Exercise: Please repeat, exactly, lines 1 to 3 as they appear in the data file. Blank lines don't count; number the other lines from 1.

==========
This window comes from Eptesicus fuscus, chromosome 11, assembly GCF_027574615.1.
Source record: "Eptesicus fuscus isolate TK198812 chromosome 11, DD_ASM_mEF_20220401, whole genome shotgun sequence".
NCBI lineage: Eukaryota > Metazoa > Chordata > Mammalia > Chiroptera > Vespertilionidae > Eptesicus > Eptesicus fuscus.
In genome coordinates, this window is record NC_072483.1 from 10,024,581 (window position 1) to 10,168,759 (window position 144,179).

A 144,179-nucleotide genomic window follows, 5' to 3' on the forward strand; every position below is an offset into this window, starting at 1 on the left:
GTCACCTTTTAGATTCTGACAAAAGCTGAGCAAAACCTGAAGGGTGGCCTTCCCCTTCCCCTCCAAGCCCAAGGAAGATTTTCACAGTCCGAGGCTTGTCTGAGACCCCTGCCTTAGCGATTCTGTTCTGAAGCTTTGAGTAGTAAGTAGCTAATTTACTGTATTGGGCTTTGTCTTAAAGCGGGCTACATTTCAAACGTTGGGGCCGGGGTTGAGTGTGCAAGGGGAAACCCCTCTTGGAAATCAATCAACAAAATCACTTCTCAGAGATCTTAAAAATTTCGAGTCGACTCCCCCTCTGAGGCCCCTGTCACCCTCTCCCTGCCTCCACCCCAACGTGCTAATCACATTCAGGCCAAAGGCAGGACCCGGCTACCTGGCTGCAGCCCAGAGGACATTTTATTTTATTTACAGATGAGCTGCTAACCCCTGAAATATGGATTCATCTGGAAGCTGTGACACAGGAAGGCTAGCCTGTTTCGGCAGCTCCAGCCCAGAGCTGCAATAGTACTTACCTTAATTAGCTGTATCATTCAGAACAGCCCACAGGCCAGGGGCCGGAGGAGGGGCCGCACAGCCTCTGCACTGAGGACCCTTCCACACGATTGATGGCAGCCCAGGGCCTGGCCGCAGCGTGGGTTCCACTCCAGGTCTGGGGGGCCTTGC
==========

This window comes from Eptesicus fuscus, chromosome 11, assembly GCF_027574615.1.
Source record: "Eptesicus fuscus isolate TK198812 chromosome 11, DD_ASM_mEF_20220401, whole genome shotgun sequence".
NCBI lineage: Eukaryota > Metazoa > Chordata > Mammalia > Chiroptera > Vespertilionidae > Eptesicus > Eptesicus fuscus.